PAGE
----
The Addition Factor for Diet Success
Conventional wisdom says that in order to eat healthier or to lose weight, one must remove particular foods from their diet or simply eat less. While this may work for some, it is far easier to add to your diet than to subtract. While adding may involve some planning or a deviation from your typical priorities, it outweighs the emptiness that results from removing your favorite foods. The more you fuel up with nutrient-dense food, the less room (and the fewer cravings) you’ll have for the unhealthy things. Changing your food intake pattern and breaking bad habits isn’t something that will happen overnight, but it won’t be overly burdensome either. Although the change will be gradual, the benefits from the extra vitamins and minerals will give your body an immediate boost.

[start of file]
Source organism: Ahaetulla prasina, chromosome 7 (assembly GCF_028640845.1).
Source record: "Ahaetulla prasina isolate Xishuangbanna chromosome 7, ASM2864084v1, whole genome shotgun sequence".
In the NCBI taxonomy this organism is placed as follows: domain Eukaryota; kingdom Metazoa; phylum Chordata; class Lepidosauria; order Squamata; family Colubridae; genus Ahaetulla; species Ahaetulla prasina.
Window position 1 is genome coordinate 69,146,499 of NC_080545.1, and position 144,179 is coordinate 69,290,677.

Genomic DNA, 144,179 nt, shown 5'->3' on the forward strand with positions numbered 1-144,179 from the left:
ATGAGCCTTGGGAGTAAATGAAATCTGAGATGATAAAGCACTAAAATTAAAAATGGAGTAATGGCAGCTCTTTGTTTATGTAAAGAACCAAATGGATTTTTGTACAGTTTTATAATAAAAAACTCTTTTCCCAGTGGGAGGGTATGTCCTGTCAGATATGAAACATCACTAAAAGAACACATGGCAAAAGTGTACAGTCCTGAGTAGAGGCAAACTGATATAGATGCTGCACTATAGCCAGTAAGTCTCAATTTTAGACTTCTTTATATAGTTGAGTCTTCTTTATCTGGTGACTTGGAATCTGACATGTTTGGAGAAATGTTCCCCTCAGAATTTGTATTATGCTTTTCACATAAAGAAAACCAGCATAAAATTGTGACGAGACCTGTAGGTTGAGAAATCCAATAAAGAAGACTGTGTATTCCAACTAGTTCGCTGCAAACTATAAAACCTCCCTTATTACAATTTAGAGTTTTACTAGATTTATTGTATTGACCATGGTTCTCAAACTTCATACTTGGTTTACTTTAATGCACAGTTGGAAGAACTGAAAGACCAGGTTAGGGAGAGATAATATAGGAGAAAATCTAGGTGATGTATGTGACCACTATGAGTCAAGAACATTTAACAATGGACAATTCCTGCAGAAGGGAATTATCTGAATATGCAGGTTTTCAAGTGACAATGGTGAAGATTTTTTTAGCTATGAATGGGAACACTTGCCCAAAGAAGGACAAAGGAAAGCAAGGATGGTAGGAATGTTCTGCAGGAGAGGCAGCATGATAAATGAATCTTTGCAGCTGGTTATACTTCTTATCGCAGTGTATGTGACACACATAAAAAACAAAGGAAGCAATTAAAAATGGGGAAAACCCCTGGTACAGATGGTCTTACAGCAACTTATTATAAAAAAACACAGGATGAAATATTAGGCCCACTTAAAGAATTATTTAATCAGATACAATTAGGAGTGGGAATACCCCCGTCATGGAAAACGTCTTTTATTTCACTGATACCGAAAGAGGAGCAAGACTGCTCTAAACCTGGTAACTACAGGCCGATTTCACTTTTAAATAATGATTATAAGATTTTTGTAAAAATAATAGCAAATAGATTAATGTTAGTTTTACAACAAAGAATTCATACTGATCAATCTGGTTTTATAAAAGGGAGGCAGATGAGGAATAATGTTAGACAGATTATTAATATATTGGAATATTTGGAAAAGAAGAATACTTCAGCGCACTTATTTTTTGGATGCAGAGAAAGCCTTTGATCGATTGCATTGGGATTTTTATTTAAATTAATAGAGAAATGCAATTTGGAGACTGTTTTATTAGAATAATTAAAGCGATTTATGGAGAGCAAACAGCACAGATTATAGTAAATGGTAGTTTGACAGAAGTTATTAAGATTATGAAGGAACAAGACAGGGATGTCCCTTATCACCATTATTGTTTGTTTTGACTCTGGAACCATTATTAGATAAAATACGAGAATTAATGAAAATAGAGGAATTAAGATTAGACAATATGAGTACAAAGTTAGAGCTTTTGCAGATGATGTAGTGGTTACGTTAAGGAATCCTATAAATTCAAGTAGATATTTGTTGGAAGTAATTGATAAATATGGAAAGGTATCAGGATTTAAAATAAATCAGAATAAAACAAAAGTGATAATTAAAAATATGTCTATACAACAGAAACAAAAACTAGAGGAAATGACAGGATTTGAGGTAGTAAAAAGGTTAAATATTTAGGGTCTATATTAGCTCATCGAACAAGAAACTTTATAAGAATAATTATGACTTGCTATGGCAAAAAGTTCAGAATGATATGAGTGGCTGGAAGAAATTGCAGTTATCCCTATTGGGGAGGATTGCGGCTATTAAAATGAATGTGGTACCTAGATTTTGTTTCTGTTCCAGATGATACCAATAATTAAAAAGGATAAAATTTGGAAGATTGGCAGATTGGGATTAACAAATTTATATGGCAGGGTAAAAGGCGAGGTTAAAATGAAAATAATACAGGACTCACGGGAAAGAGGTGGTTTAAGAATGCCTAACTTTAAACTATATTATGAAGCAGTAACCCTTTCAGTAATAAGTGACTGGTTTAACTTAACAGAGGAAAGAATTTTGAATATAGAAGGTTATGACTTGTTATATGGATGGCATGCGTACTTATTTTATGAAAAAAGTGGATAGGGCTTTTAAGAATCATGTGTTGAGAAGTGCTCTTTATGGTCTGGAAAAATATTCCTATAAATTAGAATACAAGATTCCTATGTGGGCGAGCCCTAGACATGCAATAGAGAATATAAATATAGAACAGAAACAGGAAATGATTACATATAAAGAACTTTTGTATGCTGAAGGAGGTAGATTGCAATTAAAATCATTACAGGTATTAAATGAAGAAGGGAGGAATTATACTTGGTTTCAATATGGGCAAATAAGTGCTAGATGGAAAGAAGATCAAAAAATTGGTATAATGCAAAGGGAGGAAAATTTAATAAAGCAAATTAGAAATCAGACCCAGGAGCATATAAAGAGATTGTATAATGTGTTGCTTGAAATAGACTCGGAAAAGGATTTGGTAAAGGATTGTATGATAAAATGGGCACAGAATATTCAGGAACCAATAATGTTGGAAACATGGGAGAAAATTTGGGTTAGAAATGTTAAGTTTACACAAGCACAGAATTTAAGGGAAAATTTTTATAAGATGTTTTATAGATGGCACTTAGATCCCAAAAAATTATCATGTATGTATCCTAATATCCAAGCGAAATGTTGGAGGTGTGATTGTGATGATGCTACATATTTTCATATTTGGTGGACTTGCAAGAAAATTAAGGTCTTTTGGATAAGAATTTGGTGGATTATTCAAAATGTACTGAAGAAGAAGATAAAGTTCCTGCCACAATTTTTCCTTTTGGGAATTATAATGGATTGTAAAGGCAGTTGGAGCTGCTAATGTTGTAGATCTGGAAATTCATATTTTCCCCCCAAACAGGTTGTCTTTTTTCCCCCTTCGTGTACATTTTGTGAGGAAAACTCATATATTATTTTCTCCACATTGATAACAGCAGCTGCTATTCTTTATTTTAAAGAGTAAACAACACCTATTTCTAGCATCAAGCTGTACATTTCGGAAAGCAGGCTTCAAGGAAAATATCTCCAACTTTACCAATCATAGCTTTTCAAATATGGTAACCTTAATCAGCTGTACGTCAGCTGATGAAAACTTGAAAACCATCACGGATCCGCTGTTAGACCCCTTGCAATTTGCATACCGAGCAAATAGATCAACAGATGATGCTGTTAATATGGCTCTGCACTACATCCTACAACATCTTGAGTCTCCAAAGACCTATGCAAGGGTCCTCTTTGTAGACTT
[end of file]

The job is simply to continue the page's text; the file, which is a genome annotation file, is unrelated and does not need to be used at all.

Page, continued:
To shift your priorities, focus on creating one small change at a time. Food groups can be a great outline for moving through these changes at your own pace. You can break foods down by type, color or size or implement changes to one specific meal. Below are a multitude of ways to sneak fruits and vegetables into your diet. This list is not exclusive, but rather should serve as a reference point from which you can add your own personal touch.
Spice up your morning. Add a sliced banana or a handful of berries to your breakfast cereal.
Make a vegetable omelet. Try adding spinach, tomatoes, peppers and even broccoli to your traditional egg dish.
Add a salad. Get your greens in along with the burger you order at the local pub, the pizza you have for dinner or any meal of your choosing.
Double the veggies. Take your favorite recipes and double the amount of vegetables called for or simply double the amount on your plate.
Bottom Line: When we focus on the foods we can’t have, it leaves us craving them. So instead of subtracting these foods, add in foods that will make your overall diet healthier.